I’ve just test-driven a beta of Kindle for PC software (download here). It’s very promising, but not nearly as usable for me as Mobipocket, which lets me tweak things just so.

imageYou can’t get a double-page view in KFPC, for instance, which would have been nice on my 25-inch monitor. And while you can choose from ten type sizes and very the width of the text, you cannot change the font style. The serif font in the screen shot is fine. But isn’t there more to life?

Furthermore, speaking of limitations, you can’t adjust the color of the font or background.

I’m not even sure if you can add notes with the new app, not just read them (anyone know of a way?), although you can definitely see and insert bookmarks. And I know it’s in beta, because I don’t see a word-find function yet, just such GoTo capabilities as one based on page numbers.

The good news, not evident to me when I first tested the software and wrote an earlier version of this review, is that, yes, you can download nonAmazon books through Kindle for PC from sites like Feedbooks. Firefox, Internet Explorer or other popular browsers will give you that format as an option.

“The books are then stored in the My Kindle Content folder in My Documents in unaltered .mobi or .prc format,” says GJN, who has tried the feature, as have I now.

“One can also move .mobi or .prc books to the My Kindle Content folder and they show up in your library. I like it much more now. If it could read .pdf file (haven’t tried that yet) and vary fonts, I’d be happy with it. By the way, it counts as one of the six Kindles you can have registered to your account.”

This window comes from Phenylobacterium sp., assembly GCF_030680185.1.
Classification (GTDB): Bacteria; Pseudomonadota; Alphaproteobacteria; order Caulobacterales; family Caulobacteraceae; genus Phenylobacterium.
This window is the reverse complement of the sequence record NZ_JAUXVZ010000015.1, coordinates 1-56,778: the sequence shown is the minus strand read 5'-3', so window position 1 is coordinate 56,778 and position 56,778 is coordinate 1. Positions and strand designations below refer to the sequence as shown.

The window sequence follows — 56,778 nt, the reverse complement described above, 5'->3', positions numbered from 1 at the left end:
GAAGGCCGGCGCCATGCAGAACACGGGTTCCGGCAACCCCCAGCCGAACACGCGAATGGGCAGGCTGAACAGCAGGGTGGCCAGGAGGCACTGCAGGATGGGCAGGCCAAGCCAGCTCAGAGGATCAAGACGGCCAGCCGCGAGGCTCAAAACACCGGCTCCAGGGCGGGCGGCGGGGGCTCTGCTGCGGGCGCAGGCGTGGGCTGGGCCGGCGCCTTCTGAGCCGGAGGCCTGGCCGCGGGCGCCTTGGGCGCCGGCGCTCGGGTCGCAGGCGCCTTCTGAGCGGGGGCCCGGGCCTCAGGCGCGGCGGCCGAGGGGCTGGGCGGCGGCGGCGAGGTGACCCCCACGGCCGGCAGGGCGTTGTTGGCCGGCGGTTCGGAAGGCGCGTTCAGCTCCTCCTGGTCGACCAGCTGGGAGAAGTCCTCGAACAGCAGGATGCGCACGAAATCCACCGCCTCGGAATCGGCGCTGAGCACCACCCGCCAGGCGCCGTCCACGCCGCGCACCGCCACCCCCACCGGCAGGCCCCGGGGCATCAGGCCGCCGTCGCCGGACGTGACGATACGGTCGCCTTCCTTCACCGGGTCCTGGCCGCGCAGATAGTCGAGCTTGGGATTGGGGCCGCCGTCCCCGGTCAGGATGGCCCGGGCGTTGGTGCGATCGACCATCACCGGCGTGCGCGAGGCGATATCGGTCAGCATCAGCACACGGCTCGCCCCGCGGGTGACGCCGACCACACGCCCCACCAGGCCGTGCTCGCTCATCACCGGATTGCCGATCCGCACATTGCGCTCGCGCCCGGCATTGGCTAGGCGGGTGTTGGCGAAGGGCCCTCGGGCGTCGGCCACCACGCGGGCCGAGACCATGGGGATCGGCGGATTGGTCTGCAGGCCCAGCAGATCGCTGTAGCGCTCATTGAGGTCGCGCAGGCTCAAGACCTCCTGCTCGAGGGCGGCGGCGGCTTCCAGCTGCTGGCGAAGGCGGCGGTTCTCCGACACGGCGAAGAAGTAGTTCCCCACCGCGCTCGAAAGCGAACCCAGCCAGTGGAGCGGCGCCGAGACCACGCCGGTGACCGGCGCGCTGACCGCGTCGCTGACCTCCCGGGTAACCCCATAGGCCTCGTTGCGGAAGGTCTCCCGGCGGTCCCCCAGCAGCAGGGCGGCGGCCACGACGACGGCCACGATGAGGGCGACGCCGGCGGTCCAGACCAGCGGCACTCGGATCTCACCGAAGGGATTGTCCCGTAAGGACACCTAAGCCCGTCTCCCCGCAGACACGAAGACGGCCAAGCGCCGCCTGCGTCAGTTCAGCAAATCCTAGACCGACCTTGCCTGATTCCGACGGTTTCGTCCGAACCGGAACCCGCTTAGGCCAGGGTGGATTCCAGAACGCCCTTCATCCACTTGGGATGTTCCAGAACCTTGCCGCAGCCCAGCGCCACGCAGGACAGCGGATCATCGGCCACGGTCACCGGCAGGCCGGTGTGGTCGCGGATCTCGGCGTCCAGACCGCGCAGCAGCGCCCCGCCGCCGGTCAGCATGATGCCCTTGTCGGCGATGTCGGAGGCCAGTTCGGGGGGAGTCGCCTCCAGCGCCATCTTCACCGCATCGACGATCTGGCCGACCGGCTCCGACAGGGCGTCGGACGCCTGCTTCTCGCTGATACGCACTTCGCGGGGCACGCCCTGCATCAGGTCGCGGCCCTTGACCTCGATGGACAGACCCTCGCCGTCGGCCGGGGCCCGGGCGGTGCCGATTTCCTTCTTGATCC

Also on the positive side, the installation went smoothly on both my desktop and Acer Aspire One netbook, and all of my three dozen books in Kindle format showed up without fuss (an aside: because of DRM and Amazon’s proprietary format, I have mostly freebies in my Kindle collection).  In fact, “no fuss” is the program’s main virtue. Amazon cares more about about simplicity than customizability.

Interestingly, the software asks whether you want the program to “Automatically install updates when they are available without asking me.” Hmm. Updates of the app or of the books—or both?

One nice feature is that you can sort the displayed books by “Most recent,” “Title” and “Author.” Also, I like the ability to see and make notes with a desktop—much easier to do than on a Kindle. Plus, it’s nice to be able to advance a page with a roll of the mouse. Sony, how many times have I written that the e-book reader in eBook Library should have the mouse-roll feature? Amazon got it. You guys remain stubborn. Damn! It’s so bleepin’ obvious.

The Kindle software also lets you move ahead a page or back through the use of PgUp/PgDown or arrow keys, or you can advance a page by pressing the space bar, so laptop users without mice are in luck.

Regardless of the Amazon app’s positives, I’ll still be wary of all things Kindle due to the proprietary format and DRM. If you’re interested in building a library of books from large publishers, then you’d be better off with the Sony Reader or the B&N Nook—at least if plans work out and Sony and B&N and Adobe can execute a common DRM scheme for ePub books. Even then, if you really value permanence, stick to paper books or the nonDRMed variety.

System requirements for Kindle for PC:

  • “A PC with a 500MHz Intel or AMD processor or faster
  • At least 128MB of RAM
  • Screen resolution of 800×600 or greater
  • Windows XP Service Pack 2 or later, or Windows Vista or Windows 7
  • 100MB of available disk space”

    Detail: I’m surprised that Amazon didn’t truly build its store into the app itself—to make it easier to shop for books; instead the program calls up your browser and tells it where to go. That said, the  Kindle for PC menu includes an option to go to a Web page to “Buy a Kindle.” What a feature! Amazon wouldn’t be Amazon without it.